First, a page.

LINK: an email from feydamsel

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PostPosted: Mon Jan 22, 2007 6:17 am 
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8 Alternatively . . . A Swedish company, Promessa, will freeze-dry your body in liquid nitrogen, pulverize it with high-frequency vibrations, and seal the resulting powder in a cornstarch coffin. They claim this "ecological burial" will decompose in 6 to 12 months.


I like this! Ecological burial, YES!

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PostPosted: Tue Mar 06, 2007 10:38 pm 
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Here's some more facts about death-

Only one person in two billion will live to be 116 or older.

Thirty-three Popes died violently!

17 assassination attempts were planned on the life of Adolf Hitler, none succeeded.

Referred to as "angel lust", post-mortem erection occurs when males die vertically or face-down – and remain in this position. Gravity causes blood to settle in the lower body causing edema (swelling)...you-know-where!

Don't laugh too much, it can kill you! Greek philosopher Chrysippus died of fatal hilarity after seeing a donkey eating figs. (Now THAT's funny - but "drop dead" funny?)

Die laughing: 50-year-old bricklayer, Alex Mitchell, from King's Lynn, England, was unable to stop laughing on 24 March 1975 while watching a kilted Scotsman use bagpipes to defend himself from a psychopathic black pudding in a demonstration of Scottish martial arts. After 25 minutes of unstoppable laughter Mitchell keeled over dead. His widow later sent the cast and producers of the show a letter thanking them for making his final moments happy ones!

Queen Victoria insisted on being buried with the bathrobe of her long-dead husband, Prince Albert, and a plaster cast of his hand.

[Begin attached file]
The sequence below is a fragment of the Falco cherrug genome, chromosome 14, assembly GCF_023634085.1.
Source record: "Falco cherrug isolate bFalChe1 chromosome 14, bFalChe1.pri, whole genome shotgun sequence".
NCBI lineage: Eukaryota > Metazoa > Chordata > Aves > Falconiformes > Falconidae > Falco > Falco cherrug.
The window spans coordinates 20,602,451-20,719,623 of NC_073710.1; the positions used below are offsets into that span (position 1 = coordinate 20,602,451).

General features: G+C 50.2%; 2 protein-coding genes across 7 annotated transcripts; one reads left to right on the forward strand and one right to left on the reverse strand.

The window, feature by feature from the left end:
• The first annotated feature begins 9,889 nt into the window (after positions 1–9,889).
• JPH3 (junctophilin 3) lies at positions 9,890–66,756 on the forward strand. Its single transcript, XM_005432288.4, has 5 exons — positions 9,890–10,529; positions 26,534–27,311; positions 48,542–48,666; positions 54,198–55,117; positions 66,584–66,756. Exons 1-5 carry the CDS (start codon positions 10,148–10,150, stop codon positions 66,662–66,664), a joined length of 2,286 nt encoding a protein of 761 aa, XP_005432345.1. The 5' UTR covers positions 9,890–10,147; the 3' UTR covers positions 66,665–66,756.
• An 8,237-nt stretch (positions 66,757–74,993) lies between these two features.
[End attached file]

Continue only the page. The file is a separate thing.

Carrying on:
Dead skin makes up most of the dust particles in your house.

The Marlboro company's first owner died of lung cancer.

In Madagascar, families dig up dead relatives and parade their bones around the village in a ceremony called Famadihana. After the shindig, remains are wrapped in new shrouds and reburied. The old shroud is given to a newly married, childless couple to cover their bed. Oh joy,oh bliss!

Mummies were used as fuel for locomotives during a 19th century railway expansion in Egypt because construction workers unearthed to many of the pesky things!

Hair and finger nails continue to grow after death.

The "Spanish Flu" epidemic which broke out in 1918 killed more than 30 million people worldwide in less than a year.

The Black Death, in just four years (1347 to 1351) reduced the population of Europe by one third!

The children's song "Ring around the Rosy" originated in medieval Europe during the Black Plague. Rosey rings appeared on the skin of infected people. "Pocket full of posies" refers to the belief that, if rose petals were carried in one's pocket, one would not be infected. "Ashes to ashes" refers to the burning of corpses. And, "We all fall down" meant everyone infected - died. Cheery little tune, isn't it?

Seven US presidents who died in office were elected at precise 20-year intervals.

The "SOS" (Save Our Souls) signal was adopted as the international distress signal in 1912. On April 15th, 1912, the Titanic, on her maiden voyage, became the first ship to use it when it stuck an iceberg and sank, killing more than 1,500!

Fourteen years earlier Morgan Robertson published a novel describing a similarly sized ship which crashed into an iceberg on its maiden voyage on a misty April night...just like the Titanic. The fictional ship's name? The Titan!

You will die - if locked in a completely sealed room - of carbon dioxide poisoning before oxygen deprivation.

You will die from total lack of sleep sooner than from starvation. Death occurs in about 10 days without sleep. Starvation takes longer.